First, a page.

3. fajensen

      I got one of those disk-dup'er jobbies.

      So, now I buy a fresh SSD, duplicate the old disk to that, see how the upgrade goes, if theres anything I don't like, I reinstall from scracth and copy "/home" across from the old one.

  3. Anonymous Coward
    Anonymous Coward

    Suffer not the snap to live

  4. TVU Silver badge

    This is good news and Linux Mint Mate is my recommendation to converts from Windows because it is very easy to use and it is non scary Linux.

  5. Robert Moore

    Not only a beginners Linux

    I am far from a Linux noob. I installed my first Linux in the late 90's Slackware. I admin a large number of Linux servers and Mint is my go to desktop Linux. I have been working in IT for long enough that the last thing I need it to make things harder for myself. Mint works really well and painlessly for most desktops and laptops. Instructions written for Ubuntu almost always work unchanged for Mint.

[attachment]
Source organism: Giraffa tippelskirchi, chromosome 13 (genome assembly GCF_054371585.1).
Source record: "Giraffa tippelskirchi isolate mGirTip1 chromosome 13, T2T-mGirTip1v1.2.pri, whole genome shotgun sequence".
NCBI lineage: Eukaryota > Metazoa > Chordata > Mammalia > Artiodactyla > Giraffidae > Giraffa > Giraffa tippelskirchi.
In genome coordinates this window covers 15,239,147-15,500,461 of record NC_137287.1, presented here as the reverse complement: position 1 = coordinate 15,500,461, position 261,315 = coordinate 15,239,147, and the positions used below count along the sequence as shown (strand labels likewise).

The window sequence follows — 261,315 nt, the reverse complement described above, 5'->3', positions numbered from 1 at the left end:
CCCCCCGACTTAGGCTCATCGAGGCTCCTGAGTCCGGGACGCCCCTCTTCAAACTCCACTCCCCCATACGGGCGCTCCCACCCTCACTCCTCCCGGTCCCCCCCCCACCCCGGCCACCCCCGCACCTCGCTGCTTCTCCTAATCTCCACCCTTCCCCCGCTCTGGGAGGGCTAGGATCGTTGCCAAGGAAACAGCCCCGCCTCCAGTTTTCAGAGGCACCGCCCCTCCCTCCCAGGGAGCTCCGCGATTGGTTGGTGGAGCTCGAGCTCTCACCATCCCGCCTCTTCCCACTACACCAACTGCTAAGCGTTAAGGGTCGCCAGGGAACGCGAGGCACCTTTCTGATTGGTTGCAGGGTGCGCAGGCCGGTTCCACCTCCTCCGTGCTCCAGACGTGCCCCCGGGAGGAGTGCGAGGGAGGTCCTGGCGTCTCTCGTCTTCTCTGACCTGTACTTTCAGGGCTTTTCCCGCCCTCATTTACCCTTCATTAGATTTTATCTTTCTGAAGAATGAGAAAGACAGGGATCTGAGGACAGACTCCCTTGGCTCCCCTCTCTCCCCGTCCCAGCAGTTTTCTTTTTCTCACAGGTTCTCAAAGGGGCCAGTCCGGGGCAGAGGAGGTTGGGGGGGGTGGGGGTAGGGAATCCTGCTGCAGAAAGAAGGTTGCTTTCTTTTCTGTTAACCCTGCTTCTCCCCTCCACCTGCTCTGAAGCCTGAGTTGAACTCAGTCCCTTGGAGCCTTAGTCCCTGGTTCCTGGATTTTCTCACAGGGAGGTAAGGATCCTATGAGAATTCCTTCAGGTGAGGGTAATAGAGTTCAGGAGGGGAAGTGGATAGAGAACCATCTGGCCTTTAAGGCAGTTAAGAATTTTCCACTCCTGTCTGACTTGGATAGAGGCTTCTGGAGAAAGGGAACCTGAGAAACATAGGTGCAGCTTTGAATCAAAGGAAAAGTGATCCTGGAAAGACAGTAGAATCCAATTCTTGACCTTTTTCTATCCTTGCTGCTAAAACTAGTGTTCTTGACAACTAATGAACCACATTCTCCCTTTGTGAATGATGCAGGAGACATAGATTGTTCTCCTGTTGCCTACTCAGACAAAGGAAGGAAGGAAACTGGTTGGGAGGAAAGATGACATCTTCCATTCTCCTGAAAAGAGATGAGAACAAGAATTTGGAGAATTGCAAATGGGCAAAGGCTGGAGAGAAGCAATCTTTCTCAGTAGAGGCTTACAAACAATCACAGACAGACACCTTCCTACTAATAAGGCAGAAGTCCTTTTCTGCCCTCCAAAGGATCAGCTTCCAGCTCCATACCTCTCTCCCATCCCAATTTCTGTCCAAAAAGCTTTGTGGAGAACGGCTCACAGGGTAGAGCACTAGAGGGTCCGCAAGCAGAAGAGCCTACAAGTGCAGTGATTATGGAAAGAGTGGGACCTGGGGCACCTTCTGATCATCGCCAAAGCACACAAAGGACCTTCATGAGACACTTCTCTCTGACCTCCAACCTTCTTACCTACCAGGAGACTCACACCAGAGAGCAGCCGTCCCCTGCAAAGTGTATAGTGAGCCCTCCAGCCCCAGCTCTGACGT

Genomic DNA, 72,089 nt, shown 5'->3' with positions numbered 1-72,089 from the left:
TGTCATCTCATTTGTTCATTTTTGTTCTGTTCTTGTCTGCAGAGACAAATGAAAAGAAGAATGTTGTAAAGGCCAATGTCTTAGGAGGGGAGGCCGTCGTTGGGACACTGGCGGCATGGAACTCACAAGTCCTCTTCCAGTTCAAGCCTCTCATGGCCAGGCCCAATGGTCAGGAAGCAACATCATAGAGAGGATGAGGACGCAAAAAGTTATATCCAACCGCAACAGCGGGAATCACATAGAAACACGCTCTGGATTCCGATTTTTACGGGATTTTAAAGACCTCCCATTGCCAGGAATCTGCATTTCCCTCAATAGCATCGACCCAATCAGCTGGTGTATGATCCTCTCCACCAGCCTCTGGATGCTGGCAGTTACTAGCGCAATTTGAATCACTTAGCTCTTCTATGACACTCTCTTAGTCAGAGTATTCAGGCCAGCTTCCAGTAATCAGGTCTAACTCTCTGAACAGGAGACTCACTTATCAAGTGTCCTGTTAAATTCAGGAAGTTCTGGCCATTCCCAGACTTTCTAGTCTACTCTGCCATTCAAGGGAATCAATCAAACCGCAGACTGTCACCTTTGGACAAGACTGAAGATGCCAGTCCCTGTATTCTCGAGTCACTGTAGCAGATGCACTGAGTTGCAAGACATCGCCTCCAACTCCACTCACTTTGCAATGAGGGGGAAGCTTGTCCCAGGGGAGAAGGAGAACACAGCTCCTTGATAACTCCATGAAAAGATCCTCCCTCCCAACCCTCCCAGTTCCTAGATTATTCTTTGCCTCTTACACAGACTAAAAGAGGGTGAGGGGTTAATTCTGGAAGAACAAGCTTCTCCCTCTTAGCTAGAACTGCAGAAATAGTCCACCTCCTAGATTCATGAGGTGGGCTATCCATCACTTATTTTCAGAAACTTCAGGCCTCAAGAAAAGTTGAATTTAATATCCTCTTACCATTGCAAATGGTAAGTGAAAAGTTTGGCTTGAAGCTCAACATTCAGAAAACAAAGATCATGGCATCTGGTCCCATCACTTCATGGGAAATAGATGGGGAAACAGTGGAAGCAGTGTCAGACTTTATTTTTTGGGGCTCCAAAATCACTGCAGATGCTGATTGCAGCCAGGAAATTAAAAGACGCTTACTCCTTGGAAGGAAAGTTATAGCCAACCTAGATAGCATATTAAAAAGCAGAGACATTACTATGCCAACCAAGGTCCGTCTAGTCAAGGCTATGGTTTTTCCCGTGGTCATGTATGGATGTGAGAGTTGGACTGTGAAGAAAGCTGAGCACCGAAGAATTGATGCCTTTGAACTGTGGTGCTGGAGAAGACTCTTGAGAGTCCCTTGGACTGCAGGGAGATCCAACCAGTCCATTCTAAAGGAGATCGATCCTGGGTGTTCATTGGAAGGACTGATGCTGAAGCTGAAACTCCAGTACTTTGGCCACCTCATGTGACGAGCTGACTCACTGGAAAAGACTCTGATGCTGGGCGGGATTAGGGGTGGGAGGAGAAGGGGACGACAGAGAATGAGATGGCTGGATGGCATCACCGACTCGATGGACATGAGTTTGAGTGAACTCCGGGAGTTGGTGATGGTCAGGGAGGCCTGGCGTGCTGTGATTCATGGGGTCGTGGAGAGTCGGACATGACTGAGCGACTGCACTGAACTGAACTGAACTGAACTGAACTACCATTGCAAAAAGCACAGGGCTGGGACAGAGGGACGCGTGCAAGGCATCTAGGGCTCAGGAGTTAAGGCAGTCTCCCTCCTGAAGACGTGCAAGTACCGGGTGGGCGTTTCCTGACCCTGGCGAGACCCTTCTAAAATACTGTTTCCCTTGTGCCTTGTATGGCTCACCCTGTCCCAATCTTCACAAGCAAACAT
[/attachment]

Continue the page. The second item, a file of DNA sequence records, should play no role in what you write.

My gaming PC runs Mint, my new laptop runs Mint, I have one work laptop that runs Mint. My GF dumped Windows the day she got her new laptop and installed Mint on it (By herself.)

    The servers I admin, are mostly a mix of Ubuntu server, and Centos (And whatever the replacement for centos is.)

    1. ICL1900-G3

      Re: Not only a beginners Linux

      Agreed. I have used it since it first arrived. I don't get all this 'suitable for noobs' stuff, it's an OS, it runs programs, it does it reliably. Under the hood, it's pretty much Debian/Ubuntu. I've tried many other distros, including Arch, but always went back. For me, reliability and ease of use trump pretty much everything. Yes, version upgrades used to be slightly complicated, but now they're not.

    2. phuzz Silver badge

      Re: Not only a beginners Linux

      Instructions written for Ubuntu almost always work unchanged for Mint.